The quest for proactive evolution

Transhumanism has changed considerably since the word was first coined by British scientist Julian Huxley in 1957. Huxley, an ardent humanitarian, described the concept as a methodology by which eugenics and social conditioning could improve the human race. His heirs today are considerably more ambitious.

In broad terms, transhumanism advocates replacing the human race with an artificial life form using artificial intelligence (AI), cybernetics, genetic engineering, advanced pharmaceuticals, and nanotechnology. It contends that man is destined for metamorphosis into a superior life form with an unlimited lifespan, better memory, faster computing power, and freedom from the bounds of traditional thought.

For over a decade the Extropy Institute has been one of the foundation stones of the transhumanism. (“Extropy” is the opposite of entropy, the thermodynamic principle of decay.) In keeping with transhumanism's commitment to endless flux, the Extropy Institute has now metamorphosed, and its members have signed on to a manifesto which they describe as the “proactionary principle”.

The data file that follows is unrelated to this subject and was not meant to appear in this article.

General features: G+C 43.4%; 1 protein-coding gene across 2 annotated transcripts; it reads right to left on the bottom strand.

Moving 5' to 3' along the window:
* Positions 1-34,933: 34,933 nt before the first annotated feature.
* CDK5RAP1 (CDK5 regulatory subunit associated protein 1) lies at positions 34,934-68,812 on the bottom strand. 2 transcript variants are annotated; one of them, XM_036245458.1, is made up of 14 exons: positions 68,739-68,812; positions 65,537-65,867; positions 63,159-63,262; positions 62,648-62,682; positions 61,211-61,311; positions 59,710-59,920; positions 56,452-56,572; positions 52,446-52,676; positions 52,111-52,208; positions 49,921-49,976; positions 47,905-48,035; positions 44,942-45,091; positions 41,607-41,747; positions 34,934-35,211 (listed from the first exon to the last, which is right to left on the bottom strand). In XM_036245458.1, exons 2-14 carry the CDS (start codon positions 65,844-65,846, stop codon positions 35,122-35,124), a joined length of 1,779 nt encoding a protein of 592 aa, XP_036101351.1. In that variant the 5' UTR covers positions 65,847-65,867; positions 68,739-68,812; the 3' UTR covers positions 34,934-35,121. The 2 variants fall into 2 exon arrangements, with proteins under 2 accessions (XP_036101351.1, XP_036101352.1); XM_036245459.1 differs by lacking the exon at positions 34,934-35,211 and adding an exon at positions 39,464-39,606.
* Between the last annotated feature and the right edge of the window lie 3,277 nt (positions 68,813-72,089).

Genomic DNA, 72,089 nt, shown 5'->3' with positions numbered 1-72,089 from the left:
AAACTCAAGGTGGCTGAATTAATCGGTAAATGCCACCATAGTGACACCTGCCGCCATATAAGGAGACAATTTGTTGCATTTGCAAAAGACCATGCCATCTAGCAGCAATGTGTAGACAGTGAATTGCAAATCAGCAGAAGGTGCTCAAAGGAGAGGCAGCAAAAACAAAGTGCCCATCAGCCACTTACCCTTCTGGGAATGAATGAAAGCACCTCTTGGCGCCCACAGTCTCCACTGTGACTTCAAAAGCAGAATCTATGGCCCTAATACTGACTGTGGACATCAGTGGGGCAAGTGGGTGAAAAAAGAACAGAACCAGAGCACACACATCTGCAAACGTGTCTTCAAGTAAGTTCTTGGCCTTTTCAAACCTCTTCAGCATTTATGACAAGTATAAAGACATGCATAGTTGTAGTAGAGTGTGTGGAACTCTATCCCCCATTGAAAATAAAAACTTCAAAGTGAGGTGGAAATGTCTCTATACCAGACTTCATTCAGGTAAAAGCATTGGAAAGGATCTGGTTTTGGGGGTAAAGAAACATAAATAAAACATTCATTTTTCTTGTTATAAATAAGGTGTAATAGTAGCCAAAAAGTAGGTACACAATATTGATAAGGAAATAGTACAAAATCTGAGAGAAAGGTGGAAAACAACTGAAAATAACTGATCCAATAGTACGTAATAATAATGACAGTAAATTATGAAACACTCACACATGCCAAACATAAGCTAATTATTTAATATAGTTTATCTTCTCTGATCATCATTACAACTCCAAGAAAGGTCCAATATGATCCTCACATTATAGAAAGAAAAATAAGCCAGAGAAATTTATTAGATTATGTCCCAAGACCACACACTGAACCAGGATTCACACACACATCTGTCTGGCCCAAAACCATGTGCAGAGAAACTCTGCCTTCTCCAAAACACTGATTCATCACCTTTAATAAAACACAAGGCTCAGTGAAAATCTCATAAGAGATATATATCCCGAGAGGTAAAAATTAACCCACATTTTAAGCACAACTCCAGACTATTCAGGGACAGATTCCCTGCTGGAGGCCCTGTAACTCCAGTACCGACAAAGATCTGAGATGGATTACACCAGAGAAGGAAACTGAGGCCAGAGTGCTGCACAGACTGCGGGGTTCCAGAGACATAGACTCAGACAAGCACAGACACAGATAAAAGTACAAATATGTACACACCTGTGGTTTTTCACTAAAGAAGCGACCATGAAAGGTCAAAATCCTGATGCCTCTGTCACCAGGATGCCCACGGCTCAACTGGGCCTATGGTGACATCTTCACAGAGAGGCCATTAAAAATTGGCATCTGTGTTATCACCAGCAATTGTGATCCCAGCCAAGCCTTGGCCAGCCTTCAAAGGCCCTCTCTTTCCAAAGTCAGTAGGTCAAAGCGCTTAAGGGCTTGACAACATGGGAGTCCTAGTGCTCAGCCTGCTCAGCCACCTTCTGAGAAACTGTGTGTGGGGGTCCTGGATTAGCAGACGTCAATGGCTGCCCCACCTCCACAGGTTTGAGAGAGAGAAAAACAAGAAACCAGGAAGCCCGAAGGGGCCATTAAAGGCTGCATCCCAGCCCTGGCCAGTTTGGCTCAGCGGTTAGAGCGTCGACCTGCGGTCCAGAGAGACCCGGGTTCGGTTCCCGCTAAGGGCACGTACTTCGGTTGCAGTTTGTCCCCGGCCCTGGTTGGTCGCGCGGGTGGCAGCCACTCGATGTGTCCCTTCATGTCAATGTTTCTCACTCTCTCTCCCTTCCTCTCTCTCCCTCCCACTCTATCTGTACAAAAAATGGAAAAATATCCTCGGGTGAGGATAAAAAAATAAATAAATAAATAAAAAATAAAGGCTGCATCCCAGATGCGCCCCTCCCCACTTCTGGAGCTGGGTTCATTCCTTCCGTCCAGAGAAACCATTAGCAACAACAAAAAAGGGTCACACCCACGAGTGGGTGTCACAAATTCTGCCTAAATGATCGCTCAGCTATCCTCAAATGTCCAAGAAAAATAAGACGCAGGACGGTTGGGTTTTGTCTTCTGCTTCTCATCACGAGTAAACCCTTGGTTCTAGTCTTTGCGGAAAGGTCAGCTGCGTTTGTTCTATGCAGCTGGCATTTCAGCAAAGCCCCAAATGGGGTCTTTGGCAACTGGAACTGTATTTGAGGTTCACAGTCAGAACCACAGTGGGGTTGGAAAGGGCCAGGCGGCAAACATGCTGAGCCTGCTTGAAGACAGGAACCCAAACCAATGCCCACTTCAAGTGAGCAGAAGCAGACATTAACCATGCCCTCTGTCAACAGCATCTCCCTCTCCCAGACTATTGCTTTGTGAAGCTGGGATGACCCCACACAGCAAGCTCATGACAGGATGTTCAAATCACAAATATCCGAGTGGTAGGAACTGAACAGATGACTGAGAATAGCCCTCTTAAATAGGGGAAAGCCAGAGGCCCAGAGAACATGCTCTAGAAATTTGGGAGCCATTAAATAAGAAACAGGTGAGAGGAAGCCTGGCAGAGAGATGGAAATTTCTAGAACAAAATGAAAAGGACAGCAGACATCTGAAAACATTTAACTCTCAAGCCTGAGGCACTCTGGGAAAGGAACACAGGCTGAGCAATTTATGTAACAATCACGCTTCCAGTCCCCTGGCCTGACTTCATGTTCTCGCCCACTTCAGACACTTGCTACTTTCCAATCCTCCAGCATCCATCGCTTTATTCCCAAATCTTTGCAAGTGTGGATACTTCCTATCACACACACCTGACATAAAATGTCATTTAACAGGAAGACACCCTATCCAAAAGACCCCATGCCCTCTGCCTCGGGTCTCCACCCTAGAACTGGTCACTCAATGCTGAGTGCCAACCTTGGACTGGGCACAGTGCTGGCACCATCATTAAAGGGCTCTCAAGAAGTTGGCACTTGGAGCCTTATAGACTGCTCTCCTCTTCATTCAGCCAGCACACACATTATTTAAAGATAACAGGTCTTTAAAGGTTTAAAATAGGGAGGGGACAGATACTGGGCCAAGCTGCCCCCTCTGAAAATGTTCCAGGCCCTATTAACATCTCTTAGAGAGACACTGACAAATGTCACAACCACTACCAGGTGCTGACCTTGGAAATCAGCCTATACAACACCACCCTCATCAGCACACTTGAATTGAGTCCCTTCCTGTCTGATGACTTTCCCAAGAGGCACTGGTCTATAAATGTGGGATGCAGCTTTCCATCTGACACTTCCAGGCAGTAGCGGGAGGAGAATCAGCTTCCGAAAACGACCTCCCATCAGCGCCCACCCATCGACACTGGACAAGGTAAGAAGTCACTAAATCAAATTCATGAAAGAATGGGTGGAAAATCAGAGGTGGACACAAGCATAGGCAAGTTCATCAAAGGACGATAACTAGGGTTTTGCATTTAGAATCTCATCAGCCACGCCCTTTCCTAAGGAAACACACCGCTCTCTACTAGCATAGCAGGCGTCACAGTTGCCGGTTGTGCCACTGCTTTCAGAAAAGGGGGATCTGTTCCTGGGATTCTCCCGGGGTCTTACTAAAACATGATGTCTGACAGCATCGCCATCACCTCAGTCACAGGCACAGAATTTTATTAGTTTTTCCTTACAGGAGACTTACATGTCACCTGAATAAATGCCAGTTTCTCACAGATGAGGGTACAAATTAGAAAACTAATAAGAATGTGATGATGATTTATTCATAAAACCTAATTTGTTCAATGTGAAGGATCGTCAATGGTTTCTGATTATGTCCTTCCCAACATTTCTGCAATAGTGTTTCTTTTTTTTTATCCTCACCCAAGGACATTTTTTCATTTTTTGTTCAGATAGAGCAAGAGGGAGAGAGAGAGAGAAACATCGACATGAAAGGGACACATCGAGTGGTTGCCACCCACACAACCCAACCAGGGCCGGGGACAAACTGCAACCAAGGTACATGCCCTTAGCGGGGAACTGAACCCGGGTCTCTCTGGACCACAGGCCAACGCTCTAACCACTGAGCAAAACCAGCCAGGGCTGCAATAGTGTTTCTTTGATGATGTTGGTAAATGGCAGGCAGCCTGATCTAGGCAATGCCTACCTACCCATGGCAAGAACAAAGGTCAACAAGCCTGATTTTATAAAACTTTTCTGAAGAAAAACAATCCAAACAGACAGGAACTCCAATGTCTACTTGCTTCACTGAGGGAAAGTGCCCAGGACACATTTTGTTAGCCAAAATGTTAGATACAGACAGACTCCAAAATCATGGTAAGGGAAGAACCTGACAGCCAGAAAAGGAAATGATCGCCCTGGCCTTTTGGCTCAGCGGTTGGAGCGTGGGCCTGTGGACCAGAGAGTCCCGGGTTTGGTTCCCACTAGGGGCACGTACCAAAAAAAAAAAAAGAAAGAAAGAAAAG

The proactionary principle is intended as a replacement for the precautionary principle of bioethics. The precautionary principle advises restraint; the proactionary principle encourages the aggressive pursuit of technological change. The spiritual, psychological, and environmental dangers of ramping up the pace of change, according to transhumanists, are best met by moving faster.

The Extropy Institute supports its views with a potted history of human progress: